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As well as being one of English football’s most recognisable icons.

Teddy Sheringham will also go down in history as one of an elite class of Upton Park greats after his short and sweet two spells in East London.

Where are they now? Teddy SheringhamBut, just how did he forge his fantastic reputation? How would be turn out to be influential in two different ways in claret and blue? And where is he now? Ironically, Edward Sheringham would begin his career with our bitter rivals Millwall, after a youth spent with non-league Leytonstone and Ilford. The young forward was already showing great promise in South London in his late teens, becoming the all-time highest goal scorer at The Den in just four seasons.

Having notched 37 Division Two goals in his final season for the Lions, Nottingham Forest came calling in a deal thought to be in the region of £2million. Intriguingly, the England star would score the first ever live Sky Sports goal, against Liverpool for Forest in 1992. But, Sheringham would join up with Spurs in the near future, starting one of the great 15-year spells in English football history.

After scoring close to 100 goals in close to 200 appearances at White Hart Lane, the now 51-year-old departed for Sir Alex Ferguson’s Manchester United in 1997. Sheringham would win all there is to win at Old Trafford, four Premier League titles, an FA Cup, Charity Shield and Continental Cup. However, surely the high point of his career would come on a special night at Camp Nou. The striker grabbed the first goal on United’s path to a comeback victory over Bayern Munich that evening but would be forced into a move back to Spurs under Glenn Hoddle at the end of his contract.

While his powers began to fade back at Tottenham, his goal-scoring ability didn’t, but silverware with the Lilywhites still eluded him with defeat in the 2002 League Cup final to Blackburn Rovers. As he approached 40, Sheringham was not offered another deal in North London but was keen to stay in the Premier League, joining Pompey at the age of 38. Despite, ten goals in his one and only season at Fratton Park, Portsmouth decided to move him on as he finally found his way to The Boleyn Ground under Alan Pardew. Sheringham joined at a time of worry in East London, as we rotted away in the Championship, having been defeated in the previous season’s Play-off final.

With the help of 21 League goals at the age of 38 from the former Aldershot Town loanee, we returned to the top-flight with victory at the same stage over Preston North End. Many believed the promotion was going to be Teddy’s final curtain call, but he had other ideas and an ambition to become the Premier League’s oldest ever outfield player. In a crazy career ending two years, Sheringham managed a professional poker venture with his Hammers duties and was even linked back with an England call, five years after his retirement from international football.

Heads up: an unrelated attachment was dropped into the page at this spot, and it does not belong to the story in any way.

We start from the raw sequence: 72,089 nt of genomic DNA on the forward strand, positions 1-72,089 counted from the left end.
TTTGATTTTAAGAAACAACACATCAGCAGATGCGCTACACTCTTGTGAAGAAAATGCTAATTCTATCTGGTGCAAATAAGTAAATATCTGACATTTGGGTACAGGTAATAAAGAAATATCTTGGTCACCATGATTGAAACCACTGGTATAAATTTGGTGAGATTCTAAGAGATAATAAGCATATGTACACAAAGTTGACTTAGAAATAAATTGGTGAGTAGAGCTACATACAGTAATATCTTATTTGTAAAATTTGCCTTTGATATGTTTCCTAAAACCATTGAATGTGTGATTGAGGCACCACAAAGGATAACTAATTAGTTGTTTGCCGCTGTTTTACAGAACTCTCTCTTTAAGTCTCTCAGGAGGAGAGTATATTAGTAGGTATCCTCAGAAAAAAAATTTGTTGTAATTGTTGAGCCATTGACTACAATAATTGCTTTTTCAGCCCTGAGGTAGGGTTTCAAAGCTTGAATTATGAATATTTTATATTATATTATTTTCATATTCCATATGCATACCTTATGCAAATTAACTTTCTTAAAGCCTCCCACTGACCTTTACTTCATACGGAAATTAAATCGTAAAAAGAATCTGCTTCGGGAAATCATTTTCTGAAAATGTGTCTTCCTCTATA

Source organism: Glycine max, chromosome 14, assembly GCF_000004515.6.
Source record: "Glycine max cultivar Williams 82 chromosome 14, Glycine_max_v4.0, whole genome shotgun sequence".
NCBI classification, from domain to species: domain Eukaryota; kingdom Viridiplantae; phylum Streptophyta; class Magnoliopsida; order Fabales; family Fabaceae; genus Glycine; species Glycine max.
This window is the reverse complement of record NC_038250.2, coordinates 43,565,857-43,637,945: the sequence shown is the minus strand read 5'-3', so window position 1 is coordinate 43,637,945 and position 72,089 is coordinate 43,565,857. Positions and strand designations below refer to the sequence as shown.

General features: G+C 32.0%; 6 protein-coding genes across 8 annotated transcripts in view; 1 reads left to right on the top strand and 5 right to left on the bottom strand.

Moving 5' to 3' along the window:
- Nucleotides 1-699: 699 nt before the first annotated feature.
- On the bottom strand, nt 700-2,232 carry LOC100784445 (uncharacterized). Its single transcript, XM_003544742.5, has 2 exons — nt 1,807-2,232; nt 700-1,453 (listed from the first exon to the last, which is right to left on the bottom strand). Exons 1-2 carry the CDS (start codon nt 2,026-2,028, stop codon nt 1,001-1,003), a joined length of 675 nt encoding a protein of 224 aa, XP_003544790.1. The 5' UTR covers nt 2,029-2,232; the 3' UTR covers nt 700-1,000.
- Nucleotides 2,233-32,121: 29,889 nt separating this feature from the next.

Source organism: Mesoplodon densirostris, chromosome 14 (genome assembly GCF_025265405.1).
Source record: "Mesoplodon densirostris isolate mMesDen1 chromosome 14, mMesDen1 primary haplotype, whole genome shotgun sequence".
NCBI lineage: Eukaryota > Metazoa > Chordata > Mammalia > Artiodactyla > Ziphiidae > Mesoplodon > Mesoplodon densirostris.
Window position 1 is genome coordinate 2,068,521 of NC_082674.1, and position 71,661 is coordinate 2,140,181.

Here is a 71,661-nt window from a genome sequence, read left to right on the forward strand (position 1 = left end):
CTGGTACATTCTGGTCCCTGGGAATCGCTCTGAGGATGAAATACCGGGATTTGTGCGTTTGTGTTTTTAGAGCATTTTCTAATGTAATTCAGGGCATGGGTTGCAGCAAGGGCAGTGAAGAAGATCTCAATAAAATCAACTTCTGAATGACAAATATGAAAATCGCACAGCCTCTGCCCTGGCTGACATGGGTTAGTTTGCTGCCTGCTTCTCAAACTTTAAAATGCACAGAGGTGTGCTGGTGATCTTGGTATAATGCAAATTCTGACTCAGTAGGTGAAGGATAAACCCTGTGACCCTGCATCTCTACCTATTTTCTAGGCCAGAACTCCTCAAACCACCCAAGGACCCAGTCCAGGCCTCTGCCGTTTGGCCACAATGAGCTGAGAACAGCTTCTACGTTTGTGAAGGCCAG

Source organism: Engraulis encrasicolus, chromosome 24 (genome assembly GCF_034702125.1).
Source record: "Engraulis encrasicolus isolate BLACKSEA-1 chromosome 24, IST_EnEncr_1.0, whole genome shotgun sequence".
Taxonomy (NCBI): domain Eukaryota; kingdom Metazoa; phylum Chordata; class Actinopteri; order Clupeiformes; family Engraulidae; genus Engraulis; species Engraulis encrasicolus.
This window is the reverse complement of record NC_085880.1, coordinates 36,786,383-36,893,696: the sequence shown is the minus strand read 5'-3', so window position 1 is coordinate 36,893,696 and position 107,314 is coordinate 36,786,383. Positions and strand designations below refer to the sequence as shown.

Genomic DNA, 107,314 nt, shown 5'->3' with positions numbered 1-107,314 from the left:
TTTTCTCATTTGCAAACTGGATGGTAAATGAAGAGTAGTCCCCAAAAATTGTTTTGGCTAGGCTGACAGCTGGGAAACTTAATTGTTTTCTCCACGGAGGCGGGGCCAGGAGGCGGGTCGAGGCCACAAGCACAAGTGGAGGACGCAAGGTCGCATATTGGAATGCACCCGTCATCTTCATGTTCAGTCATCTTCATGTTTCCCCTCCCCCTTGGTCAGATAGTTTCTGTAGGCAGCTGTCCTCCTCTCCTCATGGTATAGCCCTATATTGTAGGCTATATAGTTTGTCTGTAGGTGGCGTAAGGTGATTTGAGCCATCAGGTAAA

Remarkably, the tall frontman managed seven top-flight goals at the ripe old age of 40 and three the campaign after as he progressed into his forties.

In doing so, the boyhood Hammer became the third oldest player to appear in an FA Cup final, the oldest outfield star to feature in the Premier League breaking his own record, a feat that he also achieved to become the oldest scorer in December 2006 against former club Portsmouth. However, in the summer of 2007 aged 42, Sheringham waved goodbye to the top-flight with an outstanding record, reputation, and legacy.

He embarked on a move to Colchester United, but would only make three Championship appearances as his career ended with relegation, retirement had become a sad reality for the veteran at the age of 43. Despite this, Teddy could not stay away from football for long as he made his second debut at the Boleyn Ground, this time as attacking coach under Sam Allardyce. His appointment led to a fantastic goal scoring season, where Diafra Sakho picked up the Premier League Player of the Month award for October 2014 after being inspired by Sheringham.

Unfortunately, the former England man couldn’t resist the idea of a managerial career and joined up with Stevenage at the end of the 2014/2015 season. In an extraordinary turn of events, the then 49-year-old registered himself as a player, but never made his Boro debut and was subsequently sacked in winter of last year due to poor form.

Nowadays, after taking a year away from the game to consider his options, the 51-year-old manages Atletico de Kolkata in the extravagant Indian Super League. Teddy Sheringham may currently go down as one of the most astonishing and remarkable legends in all of English football history. But, one would feel that the best may be still yet to come from the Cockney despite his ‘joke league’ job. Even if he does go on to continue to manage when he is 100 years-old and over.

Originally published at moorethanjustaclub.com

Post written by Luke Glanville, Twitter: @lukegcoyi
for Moore Than A Club, Blog: moorethanjustaclub.com, Twitter: @MooreThanAClub

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